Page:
Premature Assault?

Plants may trick bacteria into attacking before the microbial population reaches a critical size, allowing the plants to successfully defend the weak invasion.

Jef Akst
Jef Akst

Jef Akst is managing editor of The Scientist, where she started as an intern in 2009 after receiving a master’s degree from Indiana University in April 2009 studying the mating behavior of seahorses.

View full profile.


Learn about our editorial policies.

Feb 9, 2016

DON MAYNARDUnable to move, plants must defend themselves against pathogens while staying in place. While they have a couple of strategies to kill off invaders, large numbers of pathogens can overwhelm the plant immune system. But if plants can trick bacteria into attacking too soon, before their population is big enough, plants may have a better chance of fighting back, according to a study published last month (January 5) in Science Signaling.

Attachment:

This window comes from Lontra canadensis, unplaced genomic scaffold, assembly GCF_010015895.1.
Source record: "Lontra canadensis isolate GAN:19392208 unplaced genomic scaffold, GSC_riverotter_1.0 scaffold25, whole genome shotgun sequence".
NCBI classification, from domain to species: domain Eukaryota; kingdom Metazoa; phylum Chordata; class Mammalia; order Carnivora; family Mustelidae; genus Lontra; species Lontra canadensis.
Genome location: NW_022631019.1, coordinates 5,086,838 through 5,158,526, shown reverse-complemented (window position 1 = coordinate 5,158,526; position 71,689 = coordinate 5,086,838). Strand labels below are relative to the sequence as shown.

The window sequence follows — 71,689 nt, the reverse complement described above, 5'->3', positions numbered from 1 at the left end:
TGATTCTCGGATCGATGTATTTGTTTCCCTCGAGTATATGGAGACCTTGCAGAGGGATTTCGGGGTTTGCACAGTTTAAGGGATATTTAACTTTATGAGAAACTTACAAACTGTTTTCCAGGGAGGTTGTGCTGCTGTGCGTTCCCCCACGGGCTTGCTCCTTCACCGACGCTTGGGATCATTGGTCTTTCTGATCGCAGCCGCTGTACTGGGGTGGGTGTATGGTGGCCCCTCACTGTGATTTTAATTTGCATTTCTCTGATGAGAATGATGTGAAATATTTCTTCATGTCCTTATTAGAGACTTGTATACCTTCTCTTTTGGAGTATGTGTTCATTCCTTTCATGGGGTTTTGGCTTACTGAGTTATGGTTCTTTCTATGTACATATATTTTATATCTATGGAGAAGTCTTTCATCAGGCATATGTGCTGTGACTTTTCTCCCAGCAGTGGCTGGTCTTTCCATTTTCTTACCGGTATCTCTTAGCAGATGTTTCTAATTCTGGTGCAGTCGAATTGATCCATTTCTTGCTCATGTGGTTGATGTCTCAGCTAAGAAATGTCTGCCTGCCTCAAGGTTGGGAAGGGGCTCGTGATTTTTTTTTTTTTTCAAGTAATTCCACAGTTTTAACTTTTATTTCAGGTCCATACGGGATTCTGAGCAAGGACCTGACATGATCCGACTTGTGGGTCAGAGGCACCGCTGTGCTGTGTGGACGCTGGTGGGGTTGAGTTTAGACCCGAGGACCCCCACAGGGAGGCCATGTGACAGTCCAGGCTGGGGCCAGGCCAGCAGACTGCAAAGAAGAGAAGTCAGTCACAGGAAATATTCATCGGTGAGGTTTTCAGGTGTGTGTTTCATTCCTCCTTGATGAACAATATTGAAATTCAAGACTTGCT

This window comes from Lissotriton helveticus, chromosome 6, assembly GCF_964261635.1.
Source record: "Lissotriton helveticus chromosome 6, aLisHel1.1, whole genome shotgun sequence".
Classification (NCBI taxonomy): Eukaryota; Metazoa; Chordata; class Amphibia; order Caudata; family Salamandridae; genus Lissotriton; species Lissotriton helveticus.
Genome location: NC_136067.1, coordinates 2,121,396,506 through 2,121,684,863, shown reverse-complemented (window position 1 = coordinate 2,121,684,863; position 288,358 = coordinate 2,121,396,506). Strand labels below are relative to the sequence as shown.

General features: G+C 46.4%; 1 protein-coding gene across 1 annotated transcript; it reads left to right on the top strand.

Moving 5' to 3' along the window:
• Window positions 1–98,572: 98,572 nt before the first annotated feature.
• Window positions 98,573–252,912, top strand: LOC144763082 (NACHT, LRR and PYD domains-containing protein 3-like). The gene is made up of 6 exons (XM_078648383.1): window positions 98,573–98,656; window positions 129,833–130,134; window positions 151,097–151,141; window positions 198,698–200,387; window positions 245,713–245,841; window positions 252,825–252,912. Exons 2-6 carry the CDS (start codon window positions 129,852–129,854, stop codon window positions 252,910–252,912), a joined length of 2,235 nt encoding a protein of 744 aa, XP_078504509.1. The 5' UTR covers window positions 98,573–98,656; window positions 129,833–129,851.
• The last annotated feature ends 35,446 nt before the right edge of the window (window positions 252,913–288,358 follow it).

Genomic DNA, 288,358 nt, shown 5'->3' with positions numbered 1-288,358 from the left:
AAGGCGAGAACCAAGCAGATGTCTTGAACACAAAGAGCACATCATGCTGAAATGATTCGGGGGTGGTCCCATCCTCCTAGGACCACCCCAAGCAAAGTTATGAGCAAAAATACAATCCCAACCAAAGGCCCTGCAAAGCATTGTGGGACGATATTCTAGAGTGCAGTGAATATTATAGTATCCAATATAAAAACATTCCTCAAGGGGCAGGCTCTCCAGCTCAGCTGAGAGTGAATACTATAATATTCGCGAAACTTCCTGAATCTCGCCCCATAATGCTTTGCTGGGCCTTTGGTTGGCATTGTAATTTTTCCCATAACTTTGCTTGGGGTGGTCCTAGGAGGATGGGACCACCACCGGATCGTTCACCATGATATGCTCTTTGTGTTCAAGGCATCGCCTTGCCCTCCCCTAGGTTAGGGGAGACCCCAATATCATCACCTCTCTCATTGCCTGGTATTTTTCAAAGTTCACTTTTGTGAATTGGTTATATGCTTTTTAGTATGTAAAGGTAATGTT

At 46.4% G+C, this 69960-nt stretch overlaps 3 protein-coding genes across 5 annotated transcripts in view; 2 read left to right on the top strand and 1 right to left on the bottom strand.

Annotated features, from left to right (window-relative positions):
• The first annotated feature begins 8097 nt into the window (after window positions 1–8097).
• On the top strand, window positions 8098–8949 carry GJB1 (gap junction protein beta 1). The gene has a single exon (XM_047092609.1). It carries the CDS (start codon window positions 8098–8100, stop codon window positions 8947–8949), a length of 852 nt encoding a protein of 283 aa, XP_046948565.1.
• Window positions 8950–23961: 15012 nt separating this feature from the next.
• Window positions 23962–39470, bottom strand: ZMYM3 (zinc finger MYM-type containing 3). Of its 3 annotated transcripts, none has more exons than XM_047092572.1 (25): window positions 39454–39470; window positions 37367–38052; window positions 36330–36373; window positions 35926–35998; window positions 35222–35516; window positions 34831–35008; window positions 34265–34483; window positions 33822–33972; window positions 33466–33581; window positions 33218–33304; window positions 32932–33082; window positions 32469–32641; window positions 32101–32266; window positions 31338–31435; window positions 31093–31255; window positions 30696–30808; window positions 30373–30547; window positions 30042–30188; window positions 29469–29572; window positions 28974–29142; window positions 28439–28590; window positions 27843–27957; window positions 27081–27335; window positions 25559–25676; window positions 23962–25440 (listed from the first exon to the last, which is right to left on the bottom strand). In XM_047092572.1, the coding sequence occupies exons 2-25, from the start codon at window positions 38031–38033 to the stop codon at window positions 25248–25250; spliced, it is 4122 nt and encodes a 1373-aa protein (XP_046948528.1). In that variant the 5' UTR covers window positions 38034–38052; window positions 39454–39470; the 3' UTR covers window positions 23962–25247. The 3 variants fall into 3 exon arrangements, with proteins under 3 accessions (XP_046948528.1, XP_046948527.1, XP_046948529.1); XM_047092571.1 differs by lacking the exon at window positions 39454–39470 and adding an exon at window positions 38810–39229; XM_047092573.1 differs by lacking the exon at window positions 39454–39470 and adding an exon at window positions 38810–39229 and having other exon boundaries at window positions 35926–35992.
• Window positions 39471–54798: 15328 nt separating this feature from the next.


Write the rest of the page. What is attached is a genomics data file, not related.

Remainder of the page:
Tino Krell and colleagues from the Spanish National Research Council in Granada found that plants produce rosmarinic acid, which mimics a bacterial molecule that indicates the population density. The researchers hypothesize that the plants’ rosmarinic acid tricks bacteria into thinking their population is bigger than it actually is, prompting the microbes to invade too early, when the plant will be better able to fend them off.

“In vitro analysis showed that rosmarinic acid bound...

Hat tip: Science News

 

Interested in reading more?

The Scientist ARCHIVES

Become a Member of

Receive full access to more than 35 years of archives, as well as TS Digest, digital editions of The Scientist, feature stories, and much more!
Already a member?